Virtual Reality Past Present and Future

There aren’t many who can truly understand the full potential of virtual reality. Past, present, and future applications of this groundbreaking, immersive technology set the tone for how people will determine its role in society. Is it only for video games? Fun 3D experiences? Or can it be used for far more practical purposes?

In order to plot an idea of where VR tech could potentially take us, it’s important to know some basic historical background to understand why exactly it was created. The historical context and implications of Virtual Reality can help us understand this technology. Let’s explore its origins, genesis, and evolution to know how it may help humanity create a better future.

History Of Virtual Reality (VR)

Artistic illusions have always been of interest to people; panoramic paintings were the first pieces of art that challenged our reality, making us believe in an experience that may look and feel real but is, in fact, far from it.

The paintings filled the viewer’s sense of vision, making them part of an event or scene that may have been real in history, but has long since ended. This is how the first visionaries and creators began simulating our senses to create a more immersive experience.

Fast forward to 1929, where Edward Link created the link trainer- the first commercial flight simulator. It was eventually used to train pilots for the US military, and they purchased six of these machines for $3500 each.

A couple of decades later, the 1950s saw the development of the Sensorama by cinematographer Morton Hellig. This device was a theatre cabinet used to make short films that delivered a completely immersive experience for viewers.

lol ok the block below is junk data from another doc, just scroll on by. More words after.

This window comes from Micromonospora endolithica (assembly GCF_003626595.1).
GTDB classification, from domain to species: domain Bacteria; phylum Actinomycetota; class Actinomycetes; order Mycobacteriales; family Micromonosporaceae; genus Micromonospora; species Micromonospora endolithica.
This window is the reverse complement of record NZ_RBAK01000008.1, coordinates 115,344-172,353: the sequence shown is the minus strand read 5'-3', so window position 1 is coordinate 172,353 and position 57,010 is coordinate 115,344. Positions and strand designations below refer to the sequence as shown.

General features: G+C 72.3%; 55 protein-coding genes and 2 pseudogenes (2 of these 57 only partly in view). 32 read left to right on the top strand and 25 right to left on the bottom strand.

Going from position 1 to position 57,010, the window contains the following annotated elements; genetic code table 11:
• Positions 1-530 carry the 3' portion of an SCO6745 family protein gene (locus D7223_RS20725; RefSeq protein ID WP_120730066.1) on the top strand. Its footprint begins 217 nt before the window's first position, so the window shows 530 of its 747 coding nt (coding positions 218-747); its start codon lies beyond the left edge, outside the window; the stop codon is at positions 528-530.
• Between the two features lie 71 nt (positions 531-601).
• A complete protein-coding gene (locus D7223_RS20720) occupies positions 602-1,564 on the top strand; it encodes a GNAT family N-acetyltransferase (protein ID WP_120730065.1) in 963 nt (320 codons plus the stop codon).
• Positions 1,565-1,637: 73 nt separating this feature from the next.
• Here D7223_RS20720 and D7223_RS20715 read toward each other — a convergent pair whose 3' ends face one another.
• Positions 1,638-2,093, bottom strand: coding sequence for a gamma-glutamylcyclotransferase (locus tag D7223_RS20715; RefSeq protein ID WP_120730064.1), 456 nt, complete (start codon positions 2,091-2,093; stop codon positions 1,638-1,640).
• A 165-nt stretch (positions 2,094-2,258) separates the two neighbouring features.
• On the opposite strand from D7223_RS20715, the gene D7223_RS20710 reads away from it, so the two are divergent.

Following this, Hellig designed the first VR Head Mounted Display, which led to a revolution in the VR world as motion tracking HMD and artificial reality became a possibility in the film world.

By the 90s, the public had direct access to the technology as arcade machines and computer games used them to create a realistic, completely brand new experience. Sega announced that it was working on revolutionary new VR glasses in 1993 – but that product never got past the prototype stage.

And now, VR has been so modified, elevated, and remastered since then, the applications are quite literally endless. In fact, dozens of industries have been or could be, affected by VR technology.

VR Today

Over the last decade or so, the world has seen significant developments in the way people and businesses use VR. Facebook, Google, Apple, Microsoft, and Sony are just a few of the big names with their own VR and AR divisions – and this is what they’ve been working on with regards to this technology:

  • Healthcare

Diagnostic images from ultrasounds or CAT scans are used for the construction of 3D models representing a patient’s anatomy.

These models help professionals in detecting tumors and placing surgical incisions or procedures. Virtual reality in medicine can also be used in speeding up the rehabilitation process by engaging the senses to practice day to day activities or as a unique marketing tool like virtual tours to help ease patient anxiety about unfamiliar medical facilities.

  • Automotive

Automotive development in the modern world also depends on virtual reality. Many leading car manufacturing companies use virtual reality in their automotive development department to critically inspect the prototypes and the different elements within.

  • Shopping

Virtual reality is also changing the way we shop with the help of applications that provide a virtual tour of the entire online store, making it easier for you to choose a product of your liking.

  • Other Virtual Reality Uses

The cutting edge technology is also making significant inroads in space research, revamping the education structure, and military spending.

Virtual Reality Predictions

With VR transforming our lives, it will be interesting to see what the future has in store for us.

AR and VR are merging to create mixed-reality that can amplify experiences such as social interactions. We may even see handheld devices that enable VR interaction and don’t cost a lot either.

Interestingly enough, there are also hopes that the technology becomes more accessible as VR headsets slim down and start looking more like sunglasses.

The fact of the matter is that VR will continue to find new uses – the technology is here to stay. And the chances are that it already can impact your health care business and its customers.

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